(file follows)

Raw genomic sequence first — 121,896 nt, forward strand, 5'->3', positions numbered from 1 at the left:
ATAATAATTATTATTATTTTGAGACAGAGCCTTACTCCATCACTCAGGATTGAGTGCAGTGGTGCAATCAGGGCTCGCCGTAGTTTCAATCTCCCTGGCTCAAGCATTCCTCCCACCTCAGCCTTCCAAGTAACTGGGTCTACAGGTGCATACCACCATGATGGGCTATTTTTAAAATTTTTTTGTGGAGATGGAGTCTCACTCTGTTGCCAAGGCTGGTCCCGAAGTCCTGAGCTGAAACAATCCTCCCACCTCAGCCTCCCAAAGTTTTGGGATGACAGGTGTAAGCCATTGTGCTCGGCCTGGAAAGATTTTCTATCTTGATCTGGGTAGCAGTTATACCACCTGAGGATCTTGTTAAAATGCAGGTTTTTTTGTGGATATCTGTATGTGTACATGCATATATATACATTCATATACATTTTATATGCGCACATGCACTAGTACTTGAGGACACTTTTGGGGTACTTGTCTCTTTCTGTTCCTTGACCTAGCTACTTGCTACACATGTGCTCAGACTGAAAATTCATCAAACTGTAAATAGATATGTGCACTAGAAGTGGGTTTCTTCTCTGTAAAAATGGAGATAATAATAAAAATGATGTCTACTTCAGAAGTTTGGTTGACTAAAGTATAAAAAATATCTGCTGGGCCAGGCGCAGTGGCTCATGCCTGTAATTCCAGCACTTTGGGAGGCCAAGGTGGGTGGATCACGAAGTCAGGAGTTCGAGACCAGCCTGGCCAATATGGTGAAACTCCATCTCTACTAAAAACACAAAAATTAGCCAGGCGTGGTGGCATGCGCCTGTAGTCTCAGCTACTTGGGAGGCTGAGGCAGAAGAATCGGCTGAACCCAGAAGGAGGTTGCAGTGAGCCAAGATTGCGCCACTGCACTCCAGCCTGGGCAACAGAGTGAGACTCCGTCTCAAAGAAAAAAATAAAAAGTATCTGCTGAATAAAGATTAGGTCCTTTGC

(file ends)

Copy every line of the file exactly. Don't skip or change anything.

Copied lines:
Raw genomic sequence first — 121,896 nt, forward strand, 5'->3', positions numbered from 1 at the left:
ATAATAATTATTATTATTTTGAGACAGAGCCTTACTCCATCACTCAGGATTGAGTGCAGTGGTGCAATCAGGGCTCGCCGTAGTTTCAATCTCCCTGGCTCAAGCATTCCTCCCACCTCAGCCTTCCAAGTAACTGGGTCTACAGGTGCATACCACCATGATGGGCTATTTTTAAAATTTTTTTGTGGAGATGGAGTCTCACTCTGTTGCCAAGGCTGGTCCCGAAGTCCTGAGCTGAAACAATCCTCCCACCTCAGCCTCCCAAAGTTTTGGGATGACAGGTGTAAGCCATTGTGCTCGGCCTGGAAAGATTTTCTATCTTGATCTGGGTAGCAGTTATACCACCTGAGGATCTTGTTAAAATGCAGGTTTTTTTGTGGATATCTGTATGTGTACATGCATATATATACATTCATATACATTTTATATGCGCACATGCACTAGTACTTGAGGACACTTTTGGGGTACTTGTCTCTTTCTGTTCCTTGACCTAGCTACTTGCTACACATGTGCTCAGACTGAAAATTCATCAAACTGTAAATAGATATGTGCACTAGAAGTGGGTTTCTTCTCTGTAAAAATGGAGATAATAATAAAAATGATGTCTACTTCAGAAGTTTGGTTGACTAAAGTATAAAAAATATCTGCTGGGCCAGGCGCAGTGGCTCATGCCTGTAATTCCAGCACTTTGGGAGGCCAAGGTGGGTGGATCACGAAGTCAGGAGTTCGAGACCAGCCTGGCCAATATGGTGAAACTCCATCTCTACTAAAAACACAAAAATTAGCCAGGCGTGGTGGCATGCGCCTGTAGTCTCAGCTACTTGGGAGGCTGAGGCAGAAGAATCGGCTGAACCCAGAAGGAGGTTGCAGTGAGCCAAGATTGCGCCACTGCACTCCAGCCTGGGCAACAGAGTGAGACTCCGTCTCAAAGAAAAAAATAAAAAGTATCTGCTGAATAAAGATTAGGTCCTTTGC